• Anywhere from 60 to 107 million females are missing from the planet due primarily to not getting adequate nutrition and health care. This number is more than all the men who were killed in all the wars in the 20th century.
  • The poorest families in the world spend approximately 20% of their incomes on alcohol, prostitution, candy, sugary drinks, and lavish feasts and only about 2% of their income on educating their children. Studies show that when women are able to have an income, it is more often spent on good food, medicine, and housing and children are healthier.
  • In some cases, fathers drink away $5 a week at bars…$5 that could purchase a mosquito net and save a child from dying of malaria.

Sometimes even the simplest things can make a huge difference in the lives of girls. Examples mentioned in the article are:

  • A study done in Kenya by Harvard economist Michael Kremer showed that the best way to motivate sixth grade girls to better academic performance is to offer them a $19 scholarship for seventh and eighth grade and recognition at an assembly.
  • In another Kenyan study, it was shown that dropout and pregnancy rates can be significantly reduced by providing a $6 school uniform to girls every 18 months.
  • Another way to keep girls from missing classes is to aid girls in menstruation by providing pads and a place to change them.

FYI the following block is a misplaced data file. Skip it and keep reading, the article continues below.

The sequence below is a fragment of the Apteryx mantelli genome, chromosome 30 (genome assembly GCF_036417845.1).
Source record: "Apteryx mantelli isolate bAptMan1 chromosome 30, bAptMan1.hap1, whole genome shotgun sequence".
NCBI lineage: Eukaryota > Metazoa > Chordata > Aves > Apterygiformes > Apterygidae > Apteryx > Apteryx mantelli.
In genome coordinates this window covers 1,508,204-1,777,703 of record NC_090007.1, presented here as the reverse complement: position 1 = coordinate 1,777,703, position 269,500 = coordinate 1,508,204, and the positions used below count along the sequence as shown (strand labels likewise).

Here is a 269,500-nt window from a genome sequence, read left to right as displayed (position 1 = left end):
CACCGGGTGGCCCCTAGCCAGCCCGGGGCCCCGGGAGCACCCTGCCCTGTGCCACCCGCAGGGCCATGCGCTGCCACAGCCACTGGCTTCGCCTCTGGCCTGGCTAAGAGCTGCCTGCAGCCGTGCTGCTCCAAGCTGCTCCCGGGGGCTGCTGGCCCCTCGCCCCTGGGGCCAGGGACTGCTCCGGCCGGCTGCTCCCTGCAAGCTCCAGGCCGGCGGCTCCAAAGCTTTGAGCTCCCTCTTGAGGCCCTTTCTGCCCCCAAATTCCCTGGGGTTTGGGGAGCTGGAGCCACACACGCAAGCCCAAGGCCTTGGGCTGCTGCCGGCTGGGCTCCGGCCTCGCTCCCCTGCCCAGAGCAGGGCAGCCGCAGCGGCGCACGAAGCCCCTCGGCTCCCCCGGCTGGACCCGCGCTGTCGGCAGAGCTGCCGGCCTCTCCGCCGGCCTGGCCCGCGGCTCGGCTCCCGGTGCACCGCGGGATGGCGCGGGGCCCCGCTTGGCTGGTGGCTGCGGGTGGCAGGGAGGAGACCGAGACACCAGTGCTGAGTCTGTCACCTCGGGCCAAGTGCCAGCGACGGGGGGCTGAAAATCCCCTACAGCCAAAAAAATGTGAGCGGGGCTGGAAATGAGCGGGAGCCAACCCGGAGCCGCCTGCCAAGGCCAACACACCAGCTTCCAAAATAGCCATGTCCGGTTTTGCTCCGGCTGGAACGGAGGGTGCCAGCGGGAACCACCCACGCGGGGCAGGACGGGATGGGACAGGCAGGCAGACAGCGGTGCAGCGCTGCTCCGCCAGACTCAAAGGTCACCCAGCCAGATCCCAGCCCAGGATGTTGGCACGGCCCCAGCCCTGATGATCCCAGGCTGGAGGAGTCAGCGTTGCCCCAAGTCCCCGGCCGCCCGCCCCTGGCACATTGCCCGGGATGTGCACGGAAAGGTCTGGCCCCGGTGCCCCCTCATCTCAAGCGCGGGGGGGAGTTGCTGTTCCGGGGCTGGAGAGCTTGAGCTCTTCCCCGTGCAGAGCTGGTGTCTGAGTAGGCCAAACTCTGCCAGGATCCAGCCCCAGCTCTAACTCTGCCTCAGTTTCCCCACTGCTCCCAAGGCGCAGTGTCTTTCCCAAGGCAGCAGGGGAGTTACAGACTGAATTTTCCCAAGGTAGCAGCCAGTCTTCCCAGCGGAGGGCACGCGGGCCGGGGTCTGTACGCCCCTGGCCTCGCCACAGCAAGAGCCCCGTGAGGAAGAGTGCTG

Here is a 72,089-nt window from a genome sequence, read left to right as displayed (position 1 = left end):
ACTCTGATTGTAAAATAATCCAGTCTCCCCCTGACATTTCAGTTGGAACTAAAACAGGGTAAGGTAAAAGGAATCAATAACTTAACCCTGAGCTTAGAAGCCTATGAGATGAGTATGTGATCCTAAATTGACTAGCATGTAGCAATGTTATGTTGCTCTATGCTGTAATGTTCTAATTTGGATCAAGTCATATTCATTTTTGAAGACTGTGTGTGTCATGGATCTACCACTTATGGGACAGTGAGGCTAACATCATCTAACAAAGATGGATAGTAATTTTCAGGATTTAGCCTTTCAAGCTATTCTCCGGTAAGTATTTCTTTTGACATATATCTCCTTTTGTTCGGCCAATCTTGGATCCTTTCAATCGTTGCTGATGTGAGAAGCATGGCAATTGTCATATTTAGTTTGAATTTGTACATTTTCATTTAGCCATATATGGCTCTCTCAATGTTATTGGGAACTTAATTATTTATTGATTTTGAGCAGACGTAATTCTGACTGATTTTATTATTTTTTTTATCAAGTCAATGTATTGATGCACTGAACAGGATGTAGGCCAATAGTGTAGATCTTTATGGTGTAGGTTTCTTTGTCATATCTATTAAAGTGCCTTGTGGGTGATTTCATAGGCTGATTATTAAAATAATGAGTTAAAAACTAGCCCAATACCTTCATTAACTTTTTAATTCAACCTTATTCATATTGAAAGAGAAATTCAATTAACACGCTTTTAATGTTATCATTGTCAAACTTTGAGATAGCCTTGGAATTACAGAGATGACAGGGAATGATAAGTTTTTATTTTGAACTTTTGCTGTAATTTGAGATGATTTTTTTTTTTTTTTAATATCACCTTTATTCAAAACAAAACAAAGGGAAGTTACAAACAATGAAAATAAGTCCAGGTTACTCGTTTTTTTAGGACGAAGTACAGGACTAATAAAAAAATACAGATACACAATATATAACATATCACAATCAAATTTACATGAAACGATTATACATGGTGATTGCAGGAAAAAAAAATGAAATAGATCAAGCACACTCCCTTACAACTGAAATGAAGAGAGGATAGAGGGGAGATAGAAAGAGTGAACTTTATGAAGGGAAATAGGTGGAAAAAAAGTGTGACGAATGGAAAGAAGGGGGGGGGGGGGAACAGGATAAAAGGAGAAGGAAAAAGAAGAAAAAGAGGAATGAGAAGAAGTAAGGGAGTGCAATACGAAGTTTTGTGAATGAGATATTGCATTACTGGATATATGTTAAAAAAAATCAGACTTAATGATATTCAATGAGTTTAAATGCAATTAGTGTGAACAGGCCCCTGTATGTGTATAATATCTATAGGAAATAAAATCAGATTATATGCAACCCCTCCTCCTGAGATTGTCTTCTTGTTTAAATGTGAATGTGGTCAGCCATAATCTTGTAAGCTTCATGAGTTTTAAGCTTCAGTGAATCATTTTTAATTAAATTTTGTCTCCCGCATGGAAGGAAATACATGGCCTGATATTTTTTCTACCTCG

Nicholas Kristof and Sheryl WuDunn

Nicholas Kristof and Sheryl WuDunn

President Obama has appointed a new White House Council on Women and Girls. Nicholas and Sheryl have three concrete recommendations for the Council, which would cost no more than the U.S. has given to Pakistan since 9/11:

  • Set aside $10 billion over the next five years to educate girls all over the world.  When Larry Summers was chief economist of the World Bank, he said that “Investment in girls’ education may well be the highest-return investment available in the developing world.”
  • Sponsor a drive to help countries all over the world iodize salt and eliminate iodine deficiency. Approximately a third of households in developing countries don’t get enough iodine and it can affect particularly female fetuses and reduce girls’ IQs 10 to 15 points.
  • Provide $1.6 billion over the next 12 years to eradicate obstetric fistulas. A fistula is a hole formed inside a woman during a difficult childbirth and it can leave her smelly, incontinent, and shunned by her village. It only costs a few hundred dollars to repair.